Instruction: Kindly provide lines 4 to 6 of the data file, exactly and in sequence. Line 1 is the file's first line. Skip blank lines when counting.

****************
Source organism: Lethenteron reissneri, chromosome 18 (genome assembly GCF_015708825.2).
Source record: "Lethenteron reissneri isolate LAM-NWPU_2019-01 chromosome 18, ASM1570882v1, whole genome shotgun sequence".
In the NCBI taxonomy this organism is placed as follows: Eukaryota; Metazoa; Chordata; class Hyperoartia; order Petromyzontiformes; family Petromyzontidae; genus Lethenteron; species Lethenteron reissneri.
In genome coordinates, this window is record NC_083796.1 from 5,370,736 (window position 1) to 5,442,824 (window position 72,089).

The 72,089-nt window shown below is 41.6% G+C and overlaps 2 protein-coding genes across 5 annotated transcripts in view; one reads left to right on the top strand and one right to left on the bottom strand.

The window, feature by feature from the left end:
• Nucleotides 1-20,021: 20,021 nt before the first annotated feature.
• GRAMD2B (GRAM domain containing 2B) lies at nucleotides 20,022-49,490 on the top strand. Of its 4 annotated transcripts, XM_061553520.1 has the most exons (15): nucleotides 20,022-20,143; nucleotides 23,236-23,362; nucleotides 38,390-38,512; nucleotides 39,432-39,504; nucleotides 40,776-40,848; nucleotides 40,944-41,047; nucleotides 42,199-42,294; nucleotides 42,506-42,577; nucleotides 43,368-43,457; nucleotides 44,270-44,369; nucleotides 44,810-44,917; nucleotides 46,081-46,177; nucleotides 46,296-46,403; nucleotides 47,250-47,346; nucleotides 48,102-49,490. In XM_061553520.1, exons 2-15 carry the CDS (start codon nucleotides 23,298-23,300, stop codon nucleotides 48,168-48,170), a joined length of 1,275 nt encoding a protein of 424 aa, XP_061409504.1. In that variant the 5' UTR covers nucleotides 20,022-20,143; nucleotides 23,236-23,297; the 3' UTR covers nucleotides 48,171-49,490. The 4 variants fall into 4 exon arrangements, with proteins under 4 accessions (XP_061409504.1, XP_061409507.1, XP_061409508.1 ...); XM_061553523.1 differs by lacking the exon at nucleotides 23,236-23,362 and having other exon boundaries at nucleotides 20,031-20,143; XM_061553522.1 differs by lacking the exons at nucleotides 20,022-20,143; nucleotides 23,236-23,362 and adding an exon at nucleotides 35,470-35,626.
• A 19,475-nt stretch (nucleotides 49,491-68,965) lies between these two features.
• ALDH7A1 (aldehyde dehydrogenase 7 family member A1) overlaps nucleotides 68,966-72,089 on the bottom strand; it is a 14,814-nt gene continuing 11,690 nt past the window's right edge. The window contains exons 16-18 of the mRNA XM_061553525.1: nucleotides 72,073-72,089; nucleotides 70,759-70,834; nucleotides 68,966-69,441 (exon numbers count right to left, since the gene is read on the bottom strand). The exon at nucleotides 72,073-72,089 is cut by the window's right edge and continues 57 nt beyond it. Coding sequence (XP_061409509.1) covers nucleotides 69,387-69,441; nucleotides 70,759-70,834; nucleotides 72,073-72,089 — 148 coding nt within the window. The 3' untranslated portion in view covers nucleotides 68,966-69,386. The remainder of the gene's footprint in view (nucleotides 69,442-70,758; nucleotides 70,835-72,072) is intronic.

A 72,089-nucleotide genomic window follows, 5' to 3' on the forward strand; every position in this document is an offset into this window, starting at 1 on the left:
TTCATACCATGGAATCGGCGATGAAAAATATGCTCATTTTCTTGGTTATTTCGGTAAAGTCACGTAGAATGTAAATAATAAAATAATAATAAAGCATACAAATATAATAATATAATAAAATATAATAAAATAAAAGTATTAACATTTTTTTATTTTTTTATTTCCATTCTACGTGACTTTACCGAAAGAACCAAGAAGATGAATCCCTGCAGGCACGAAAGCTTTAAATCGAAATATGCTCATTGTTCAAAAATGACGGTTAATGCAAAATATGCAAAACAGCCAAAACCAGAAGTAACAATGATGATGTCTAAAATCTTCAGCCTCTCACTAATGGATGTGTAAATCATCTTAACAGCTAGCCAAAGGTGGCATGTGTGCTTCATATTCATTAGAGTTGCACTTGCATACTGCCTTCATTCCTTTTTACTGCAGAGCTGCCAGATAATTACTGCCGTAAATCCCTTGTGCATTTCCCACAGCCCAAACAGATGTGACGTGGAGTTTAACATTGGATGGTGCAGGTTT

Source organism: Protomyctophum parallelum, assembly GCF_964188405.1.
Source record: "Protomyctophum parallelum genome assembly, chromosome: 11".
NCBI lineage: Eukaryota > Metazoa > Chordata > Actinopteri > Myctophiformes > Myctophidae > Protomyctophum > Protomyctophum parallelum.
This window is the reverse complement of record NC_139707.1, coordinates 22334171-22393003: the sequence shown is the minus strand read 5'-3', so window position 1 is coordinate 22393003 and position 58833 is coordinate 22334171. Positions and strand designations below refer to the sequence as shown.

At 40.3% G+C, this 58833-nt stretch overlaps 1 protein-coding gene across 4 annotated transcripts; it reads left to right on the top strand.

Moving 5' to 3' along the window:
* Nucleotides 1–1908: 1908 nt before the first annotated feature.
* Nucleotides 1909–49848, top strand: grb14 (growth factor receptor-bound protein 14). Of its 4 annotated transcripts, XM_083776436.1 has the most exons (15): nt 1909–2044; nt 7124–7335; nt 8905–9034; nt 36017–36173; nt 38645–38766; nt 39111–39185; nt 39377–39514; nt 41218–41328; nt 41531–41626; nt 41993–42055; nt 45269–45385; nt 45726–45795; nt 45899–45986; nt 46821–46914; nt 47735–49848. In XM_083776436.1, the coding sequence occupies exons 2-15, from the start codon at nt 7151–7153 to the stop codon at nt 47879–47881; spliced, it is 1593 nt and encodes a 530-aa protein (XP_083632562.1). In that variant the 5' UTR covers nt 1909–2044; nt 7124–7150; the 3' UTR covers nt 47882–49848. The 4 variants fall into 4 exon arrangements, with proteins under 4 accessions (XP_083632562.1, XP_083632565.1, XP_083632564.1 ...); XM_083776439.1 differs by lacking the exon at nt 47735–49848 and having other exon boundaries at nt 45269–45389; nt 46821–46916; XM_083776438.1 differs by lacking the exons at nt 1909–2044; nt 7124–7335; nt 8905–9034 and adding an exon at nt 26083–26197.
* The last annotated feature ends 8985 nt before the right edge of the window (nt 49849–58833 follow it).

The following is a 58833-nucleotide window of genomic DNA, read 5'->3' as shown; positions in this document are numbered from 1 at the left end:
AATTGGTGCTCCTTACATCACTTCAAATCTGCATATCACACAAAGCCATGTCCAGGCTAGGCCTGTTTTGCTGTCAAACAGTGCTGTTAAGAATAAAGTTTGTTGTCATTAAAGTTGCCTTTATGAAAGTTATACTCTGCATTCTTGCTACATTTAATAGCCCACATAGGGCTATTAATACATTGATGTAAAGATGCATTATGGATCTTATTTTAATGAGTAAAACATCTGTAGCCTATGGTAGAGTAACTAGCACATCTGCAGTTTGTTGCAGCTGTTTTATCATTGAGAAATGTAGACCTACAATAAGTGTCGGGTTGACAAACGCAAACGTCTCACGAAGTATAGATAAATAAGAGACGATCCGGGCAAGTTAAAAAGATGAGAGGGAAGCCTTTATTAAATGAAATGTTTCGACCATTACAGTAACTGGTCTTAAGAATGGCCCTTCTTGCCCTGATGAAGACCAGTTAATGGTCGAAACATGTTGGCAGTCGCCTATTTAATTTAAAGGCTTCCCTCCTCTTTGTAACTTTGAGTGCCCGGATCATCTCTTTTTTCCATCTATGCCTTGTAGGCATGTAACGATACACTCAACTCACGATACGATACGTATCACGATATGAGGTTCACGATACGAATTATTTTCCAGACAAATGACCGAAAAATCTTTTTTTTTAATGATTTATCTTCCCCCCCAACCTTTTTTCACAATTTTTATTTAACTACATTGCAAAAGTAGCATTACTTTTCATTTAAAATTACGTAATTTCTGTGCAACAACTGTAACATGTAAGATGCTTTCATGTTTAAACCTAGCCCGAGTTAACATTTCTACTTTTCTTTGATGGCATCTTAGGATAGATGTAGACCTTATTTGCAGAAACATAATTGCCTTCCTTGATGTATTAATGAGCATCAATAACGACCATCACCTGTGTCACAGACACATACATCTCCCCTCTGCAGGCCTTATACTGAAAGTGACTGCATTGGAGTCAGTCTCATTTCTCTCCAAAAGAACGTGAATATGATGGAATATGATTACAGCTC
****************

In genome coordinates, this window is record NC_083796.1 from 5,370,736 (window position 1) to 5,442,824 (window position 72,089).

The 72,089-nt window shown below is 41.6% G+C and overlaps 2 protein-coding genes across 5 annotated transcripts in view; one reads left to right on the top strand and one right to left on the bottom strand.

The window, feature by feature from the left end: